The Lobster

Colin Farrell channels Dougal McGuire, as he checks in to a dystopian spa, where he has 45 days to find a romantic partner or else be turned into an animal of his choosing. Let’s call it The Love Island of Dr Moreau.

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The Anglophonic debut of acclaimed Greek director Yorgos Lanthimos, The Lobster has a distinctly European flavour and sci-fi sensibilities; imagine Kafka meets Kaufman.

Lanthimos uses mannered dialogue, classical music and clinical narration to make his black comedy as funny as it is bleak. Wonderfully weird and completely deadpan, it’s an absurdist satire of couple-centric society, full of washed-up characters and washed-out colours.

The hotel itself is as sparse and depressing as a Travel Lodge, with the schlubby Farrell staying in room 101. It’s like The Bland Budapest Hotel, packed with Scientology-style rituals and bizarre characters; Ashley Jensen, Ben Whishaw and Olivia Colman all make welcome appearances.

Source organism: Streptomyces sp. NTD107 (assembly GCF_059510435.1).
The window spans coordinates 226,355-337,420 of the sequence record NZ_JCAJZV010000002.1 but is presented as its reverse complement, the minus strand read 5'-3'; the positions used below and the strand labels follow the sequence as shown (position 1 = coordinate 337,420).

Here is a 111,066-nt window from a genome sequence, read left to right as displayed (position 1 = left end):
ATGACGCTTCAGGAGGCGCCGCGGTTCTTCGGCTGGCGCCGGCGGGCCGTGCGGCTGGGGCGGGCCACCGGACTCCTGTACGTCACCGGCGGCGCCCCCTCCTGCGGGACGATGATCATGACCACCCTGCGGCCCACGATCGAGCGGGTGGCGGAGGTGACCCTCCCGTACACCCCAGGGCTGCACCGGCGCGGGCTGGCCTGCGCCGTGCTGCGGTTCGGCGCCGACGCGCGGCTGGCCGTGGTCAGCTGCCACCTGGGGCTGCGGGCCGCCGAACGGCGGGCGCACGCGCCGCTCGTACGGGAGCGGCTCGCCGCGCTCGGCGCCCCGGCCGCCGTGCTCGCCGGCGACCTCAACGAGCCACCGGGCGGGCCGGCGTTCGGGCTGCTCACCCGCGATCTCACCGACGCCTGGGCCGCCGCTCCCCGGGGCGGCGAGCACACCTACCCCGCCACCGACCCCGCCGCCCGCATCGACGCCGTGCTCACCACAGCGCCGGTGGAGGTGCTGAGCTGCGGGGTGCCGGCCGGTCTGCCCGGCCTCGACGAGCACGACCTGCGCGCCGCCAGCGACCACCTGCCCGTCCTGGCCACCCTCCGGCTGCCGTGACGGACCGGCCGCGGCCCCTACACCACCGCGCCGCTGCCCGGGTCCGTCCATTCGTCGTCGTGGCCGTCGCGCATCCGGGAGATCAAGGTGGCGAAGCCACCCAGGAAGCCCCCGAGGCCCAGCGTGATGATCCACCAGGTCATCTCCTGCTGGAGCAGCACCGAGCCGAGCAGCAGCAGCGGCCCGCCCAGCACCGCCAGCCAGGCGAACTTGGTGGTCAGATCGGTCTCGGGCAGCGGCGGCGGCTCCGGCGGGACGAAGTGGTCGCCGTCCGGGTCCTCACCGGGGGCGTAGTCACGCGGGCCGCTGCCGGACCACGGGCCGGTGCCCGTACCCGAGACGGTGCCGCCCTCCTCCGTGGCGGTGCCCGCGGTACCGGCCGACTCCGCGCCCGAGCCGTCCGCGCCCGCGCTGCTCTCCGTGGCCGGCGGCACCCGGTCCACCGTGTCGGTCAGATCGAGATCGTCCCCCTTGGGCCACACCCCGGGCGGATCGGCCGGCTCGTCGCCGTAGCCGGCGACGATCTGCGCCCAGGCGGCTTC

But once Farrell leaves the Ionescotel, the film quickly runs out of ideas and the logic of the universe soon falls apart. There’s not enough material here for a two-hour movie; it feels as though it would better suit a short story or an episode of Black Mirror.

So it outstays its welcome, but within the walls of the hotel, The Lobster is an intriguing comedy with a hard shell. And sharp claws.

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